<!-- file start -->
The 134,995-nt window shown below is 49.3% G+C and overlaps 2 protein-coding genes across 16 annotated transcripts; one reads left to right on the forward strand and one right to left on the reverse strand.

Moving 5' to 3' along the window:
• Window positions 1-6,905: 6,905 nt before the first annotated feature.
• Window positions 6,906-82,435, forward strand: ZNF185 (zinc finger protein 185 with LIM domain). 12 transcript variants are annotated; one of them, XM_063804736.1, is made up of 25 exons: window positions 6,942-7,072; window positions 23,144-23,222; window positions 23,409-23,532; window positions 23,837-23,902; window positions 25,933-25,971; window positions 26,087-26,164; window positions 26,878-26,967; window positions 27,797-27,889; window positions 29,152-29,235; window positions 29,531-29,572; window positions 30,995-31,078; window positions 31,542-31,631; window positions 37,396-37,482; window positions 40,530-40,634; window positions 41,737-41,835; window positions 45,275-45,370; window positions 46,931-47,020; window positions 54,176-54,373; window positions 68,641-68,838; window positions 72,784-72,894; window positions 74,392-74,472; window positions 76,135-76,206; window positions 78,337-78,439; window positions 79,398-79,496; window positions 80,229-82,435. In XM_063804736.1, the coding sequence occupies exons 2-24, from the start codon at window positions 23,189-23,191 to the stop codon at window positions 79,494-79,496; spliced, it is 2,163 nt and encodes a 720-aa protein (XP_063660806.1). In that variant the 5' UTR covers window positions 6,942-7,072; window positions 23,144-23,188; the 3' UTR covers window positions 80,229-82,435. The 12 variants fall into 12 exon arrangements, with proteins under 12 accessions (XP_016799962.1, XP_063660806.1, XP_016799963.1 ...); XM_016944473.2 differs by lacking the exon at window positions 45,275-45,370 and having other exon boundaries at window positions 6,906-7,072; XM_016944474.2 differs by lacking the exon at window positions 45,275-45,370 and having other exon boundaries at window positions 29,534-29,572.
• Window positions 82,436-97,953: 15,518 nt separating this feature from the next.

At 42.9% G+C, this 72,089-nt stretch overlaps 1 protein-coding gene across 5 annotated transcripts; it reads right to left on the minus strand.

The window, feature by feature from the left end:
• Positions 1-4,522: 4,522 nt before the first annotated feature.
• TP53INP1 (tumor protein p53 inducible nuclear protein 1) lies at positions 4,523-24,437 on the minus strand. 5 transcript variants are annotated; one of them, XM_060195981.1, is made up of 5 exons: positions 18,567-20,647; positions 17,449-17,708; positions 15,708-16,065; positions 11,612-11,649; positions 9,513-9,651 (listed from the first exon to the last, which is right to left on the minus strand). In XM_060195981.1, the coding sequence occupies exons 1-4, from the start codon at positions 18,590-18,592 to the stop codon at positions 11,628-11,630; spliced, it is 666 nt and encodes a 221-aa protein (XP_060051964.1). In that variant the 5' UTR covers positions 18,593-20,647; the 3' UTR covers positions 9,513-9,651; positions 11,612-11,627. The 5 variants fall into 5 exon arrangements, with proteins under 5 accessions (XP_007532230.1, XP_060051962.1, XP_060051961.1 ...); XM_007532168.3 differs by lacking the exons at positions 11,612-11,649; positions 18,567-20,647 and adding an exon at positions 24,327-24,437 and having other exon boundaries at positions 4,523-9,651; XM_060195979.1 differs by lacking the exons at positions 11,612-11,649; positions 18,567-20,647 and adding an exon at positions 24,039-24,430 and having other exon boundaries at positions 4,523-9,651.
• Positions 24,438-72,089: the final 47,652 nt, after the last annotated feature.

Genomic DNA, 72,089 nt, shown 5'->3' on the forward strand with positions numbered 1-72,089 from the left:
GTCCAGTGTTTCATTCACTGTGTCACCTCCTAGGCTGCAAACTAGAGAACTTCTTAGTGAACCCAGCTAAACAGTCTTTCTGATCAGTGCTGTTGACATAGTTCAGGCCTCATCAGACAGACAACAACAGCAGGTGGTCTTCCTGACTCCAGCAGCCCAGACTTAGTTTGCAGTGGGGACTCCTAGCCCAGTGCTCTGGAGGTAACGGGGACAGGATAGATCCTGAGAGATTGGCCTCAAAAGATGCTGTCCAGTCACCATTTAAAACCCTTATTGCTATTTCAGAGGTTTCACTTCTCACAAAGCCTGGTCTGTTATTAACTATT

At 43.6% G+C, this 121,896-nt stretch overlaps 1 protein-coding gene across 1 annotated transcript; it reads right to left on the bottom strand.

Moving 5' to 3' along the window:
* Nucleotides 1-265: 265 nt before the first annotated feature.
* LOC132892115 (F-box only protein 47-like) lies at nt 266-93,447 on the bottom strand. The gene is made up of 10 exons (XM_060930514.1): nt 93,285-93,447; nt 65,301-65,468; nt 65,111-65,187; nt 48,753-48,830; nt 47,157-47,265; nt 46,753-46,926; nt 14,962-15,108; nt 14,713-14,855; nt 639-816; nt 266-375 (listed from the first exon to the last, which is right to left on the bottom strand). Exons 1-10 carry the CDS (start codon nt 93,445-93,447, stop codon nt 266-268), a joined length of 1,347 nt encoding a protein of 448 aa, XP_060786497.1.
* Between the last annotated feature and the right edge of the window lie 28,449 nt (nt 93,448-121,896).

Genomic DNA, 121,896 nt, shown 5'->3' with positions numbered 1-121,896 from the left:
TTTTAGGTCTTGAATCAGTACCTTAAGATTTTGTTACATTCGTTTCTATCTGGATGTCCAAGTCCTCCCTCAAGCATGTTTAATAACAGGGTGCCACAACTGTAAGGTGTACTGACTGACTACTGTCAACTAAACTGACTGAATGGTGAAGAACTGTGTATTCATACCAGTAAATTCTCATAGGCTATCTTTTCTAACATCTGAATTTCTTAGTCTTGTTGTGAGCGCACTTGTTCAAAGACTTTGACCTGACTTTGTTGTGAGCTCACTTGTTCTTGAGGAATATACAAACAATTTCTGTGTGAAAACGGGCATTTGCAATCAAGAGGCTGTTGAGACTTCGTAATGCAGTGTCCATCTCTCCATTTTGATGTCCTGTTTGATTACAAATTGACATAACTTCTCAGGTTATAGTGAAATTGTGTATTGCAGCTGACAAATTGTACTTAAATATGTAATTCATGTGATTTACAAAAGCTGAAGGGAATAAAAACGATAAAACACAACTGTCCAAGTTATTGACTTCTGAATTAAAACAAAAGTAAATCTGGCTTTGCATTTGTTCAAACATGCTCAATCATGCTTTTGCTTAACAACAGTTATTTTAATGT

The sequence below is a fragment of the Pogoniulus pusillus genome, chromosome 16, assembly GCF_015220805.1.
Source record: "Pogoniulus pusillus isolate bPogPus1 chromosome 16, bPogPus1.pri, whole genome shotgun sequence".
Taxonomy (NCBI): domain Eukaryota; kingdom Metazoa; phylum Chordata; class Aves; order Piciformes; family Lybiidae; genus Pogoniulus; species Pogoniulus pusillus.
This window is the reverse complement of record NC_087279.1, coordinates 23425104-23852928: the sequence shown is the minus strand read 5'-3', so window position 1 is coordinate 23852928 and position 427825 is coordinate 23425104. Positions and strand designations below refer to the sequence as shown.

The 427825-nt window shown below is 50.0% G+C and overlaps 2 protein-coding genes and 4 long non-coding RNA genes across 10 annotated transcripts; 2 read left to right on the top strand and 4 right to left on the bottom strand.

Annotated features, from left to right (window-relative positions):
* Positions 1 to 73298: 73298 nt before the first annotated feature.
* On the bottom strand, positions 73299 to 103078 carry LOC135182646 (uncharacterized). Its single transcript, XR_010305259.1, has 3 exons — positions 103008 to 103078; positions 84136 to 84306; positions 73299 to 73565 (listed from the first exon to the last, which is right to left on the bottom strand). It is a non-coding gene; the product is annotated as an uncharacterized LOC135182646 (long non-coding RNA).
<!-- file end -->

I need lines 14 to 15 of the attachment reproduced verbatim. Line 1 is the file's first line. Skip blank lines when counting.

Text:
Moving 5' to 3' along the window:
* Nucleotides 1-265: 265 nt before the first annotated feature.